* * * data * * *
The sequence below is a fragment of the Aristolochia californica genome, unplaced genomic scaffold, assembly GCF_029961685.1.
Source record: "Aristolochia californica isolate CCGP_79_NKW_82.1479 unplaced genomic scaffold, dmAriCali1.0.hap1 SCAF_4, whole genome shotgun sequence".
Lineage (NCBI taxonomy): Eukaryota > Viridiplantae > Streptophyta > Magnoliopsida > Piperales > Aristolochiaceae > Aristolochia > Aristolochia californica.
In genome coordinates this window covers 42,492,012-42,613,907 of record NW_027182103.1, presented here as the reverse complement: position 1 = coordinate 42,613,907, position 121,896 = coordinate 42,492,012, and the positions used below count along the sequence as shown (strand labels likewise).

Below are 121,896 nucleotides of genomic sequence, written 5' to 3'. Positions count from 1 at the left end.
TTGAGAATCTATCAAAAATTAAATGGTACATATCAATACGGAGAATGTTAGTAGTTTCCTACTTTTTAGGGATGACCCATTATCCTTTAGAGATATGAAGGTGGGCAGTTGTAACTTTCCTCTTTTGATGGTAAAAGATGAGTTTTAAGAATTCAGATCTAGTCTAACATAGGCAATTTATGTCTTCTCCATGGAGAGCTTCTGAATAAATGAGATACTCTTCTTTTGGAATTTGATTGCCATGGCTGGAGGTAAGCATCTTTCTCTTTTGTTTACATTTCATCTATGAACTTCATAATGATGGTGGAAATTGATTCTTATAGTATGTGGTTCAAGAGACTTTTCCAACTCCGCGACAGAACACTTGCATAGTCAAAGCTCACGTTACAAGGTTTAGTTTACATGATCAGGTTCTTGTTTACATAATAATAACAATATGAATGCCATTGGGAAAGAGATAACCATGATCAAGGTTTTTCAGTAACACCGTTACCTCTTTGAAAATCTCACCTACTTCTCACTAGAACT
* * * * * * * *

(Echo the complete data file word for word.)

The sequence below is a fragment of the Aristolochia californica genome, unplaced genomic scaffold, assembly GCF_029961685.1.
Source record: "Aristolochia californica isolate CCGP_79_NKW_82.1479 unplaced genomic scaffold, dmAriCali1.0.hap1 SCAF_4, whole genome shotgun sequence".
Lineage (NCBI taxonomy): Eukaryota > Viridiplantae > Streptophyta > Magnoliopsida > Piperales > Aristolochiaceae > Aristolochia > Aristolochia californica.
In genome coordinates this window covers 42,492,012-42,613,907 of record NW_027182103.1, presented here as the reverse complement: position 1 = coordinate 42,613,907, position 121,896 = coordinate 42,492,012, and the positions used below count along the sequence as shown (strand labels likewise).

Below are 121,896 nucleotides of genomic sequence, written 5' to 3'. Positions count from 1 at the left end.
TTGAGAATCTATCAAAAATTAAATGGTACATATCAATACGGAGAATGTTAGTAGTTTCCTACTTTTTAGGGATGACCCATTATCCTTTAGAGATATGAAGGTGGGCAGTTGTAACTTTCCTCTTTTGATGGTAAAAGATGAGTTTTAAGAATTCAGATCTAGTCTAACATAGGCAATTTATGTCTTCTCCATGGAGAGCTTCTGAATAAATGAGATACTCTTCTTTTGGAATTTGATTGCCATGGCTGGAGGTAAGCATCTTTCTCTTTTGTTTACATTTCATCTATGAACTTCATAATGATGGTGGAAATTGATTCTTATAGTATGTGGTTCAAGAGACTTTTCCAACTCCGCGACAGAACACTTGCATAGTCAAAGCTCACGTTACAAGGTTTAGTTTACATGATCAGGTTCTTGTTTACATAATAATAACAATATGAATGCCATTGGGAAAGAGATAACCATGATCAAGGTTTTTCAGTAACACCGTTACCTCTTTGAAAATCTCACCTACTTCTCACTAGAACT